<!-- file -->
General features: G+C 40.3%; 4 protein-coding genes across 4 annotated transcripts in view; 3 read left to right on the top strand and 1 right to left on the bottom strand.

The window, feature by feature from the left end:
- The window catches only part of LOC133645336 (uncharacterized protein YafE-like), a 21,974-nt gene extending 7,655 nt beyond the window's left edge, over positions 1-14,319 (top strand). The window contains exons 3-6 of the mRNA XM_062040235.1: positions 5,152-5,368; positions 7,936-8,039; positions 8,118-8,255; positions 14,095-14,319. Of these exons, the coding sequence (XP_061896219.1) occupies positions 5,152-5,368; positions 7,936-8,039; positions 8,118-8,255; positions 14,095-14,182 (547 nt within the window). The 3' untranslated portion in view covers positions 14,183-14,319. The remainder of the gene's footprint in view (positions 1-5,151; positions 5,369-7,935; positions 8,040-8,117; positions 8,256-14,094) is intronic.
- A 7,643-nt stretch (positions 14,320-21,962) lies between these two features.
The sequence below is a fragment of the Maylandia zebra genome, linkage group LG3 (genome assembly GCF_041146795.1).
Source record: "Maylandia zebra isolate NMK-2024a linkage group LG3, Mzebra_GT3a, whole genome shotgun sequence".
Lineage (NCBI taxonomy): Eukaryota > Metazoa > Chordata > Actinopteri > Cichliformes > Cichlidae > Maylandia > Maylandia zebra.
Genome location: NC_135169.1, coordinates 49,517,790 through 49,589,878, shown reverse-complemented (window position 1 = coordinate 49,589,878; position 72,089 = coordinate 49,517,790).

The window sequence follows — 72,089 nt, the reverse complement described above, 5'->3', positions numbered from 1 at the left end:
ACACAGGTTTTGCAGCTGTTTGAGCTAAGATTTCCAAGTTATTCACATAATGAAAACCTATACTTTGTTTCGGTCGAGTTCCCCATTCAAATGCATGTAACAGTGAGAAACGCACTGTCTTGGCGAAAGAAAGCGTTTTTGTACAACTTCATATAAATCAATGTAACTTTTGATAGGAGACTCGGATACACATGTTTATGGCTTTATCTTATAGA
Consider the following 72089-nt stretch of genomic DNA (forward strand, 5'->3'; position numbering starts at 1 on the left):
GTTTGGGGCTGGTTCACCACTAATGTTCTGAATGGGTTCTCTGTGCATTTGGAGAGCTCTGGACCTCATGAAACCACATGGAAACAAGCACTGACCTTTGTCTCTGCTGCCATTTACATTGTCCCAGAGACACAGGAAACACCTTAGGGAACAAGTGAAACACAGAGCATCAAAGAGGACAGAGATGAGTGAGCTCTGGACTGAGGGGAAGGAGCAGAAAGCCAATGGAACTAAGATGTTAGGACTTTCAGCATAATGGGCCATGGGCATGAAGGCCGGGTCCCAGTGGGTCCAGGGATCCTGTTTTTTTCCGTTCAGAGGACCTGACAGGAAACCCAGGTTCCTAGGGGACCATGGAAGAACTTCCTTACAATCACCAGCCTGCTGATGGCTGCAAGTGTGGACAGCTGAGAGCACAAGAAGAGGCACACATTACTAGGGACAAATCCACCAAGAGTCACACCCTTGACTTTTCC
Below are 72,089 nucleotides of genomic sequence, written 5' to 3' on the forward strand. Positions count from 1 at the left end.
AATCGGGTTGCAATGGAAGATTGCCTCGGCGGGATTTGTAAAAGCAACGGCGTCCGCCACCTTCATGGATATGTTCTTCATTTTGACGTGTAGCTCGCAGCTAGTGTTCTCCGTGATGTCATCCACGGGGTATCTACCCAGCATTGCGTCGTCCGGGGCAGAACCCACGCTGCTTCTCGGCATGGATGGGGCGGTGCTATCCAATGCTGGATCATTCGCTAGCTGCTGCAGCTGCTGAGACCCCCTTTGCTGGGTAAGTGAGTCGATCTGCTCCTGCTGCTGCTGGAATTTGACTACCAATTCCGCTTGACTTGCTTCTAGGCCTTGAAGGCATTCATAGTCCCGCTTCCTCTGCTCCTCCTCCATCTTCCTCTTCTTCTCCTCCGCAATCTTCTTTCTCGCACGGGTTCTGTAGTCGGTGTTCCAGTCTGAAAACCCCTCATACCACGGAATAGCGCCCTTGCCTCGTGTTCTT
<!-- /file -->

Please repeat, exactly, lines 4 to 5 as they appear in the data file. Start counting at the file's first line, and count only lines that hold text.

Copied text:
- A 7,643-nt stretch (positions 14,320-21,962) lies between these two features.
The sequence below is a fragment of the Maylandia zebra genome, linkage group LG3 (genome assembly GCF_041146795.1).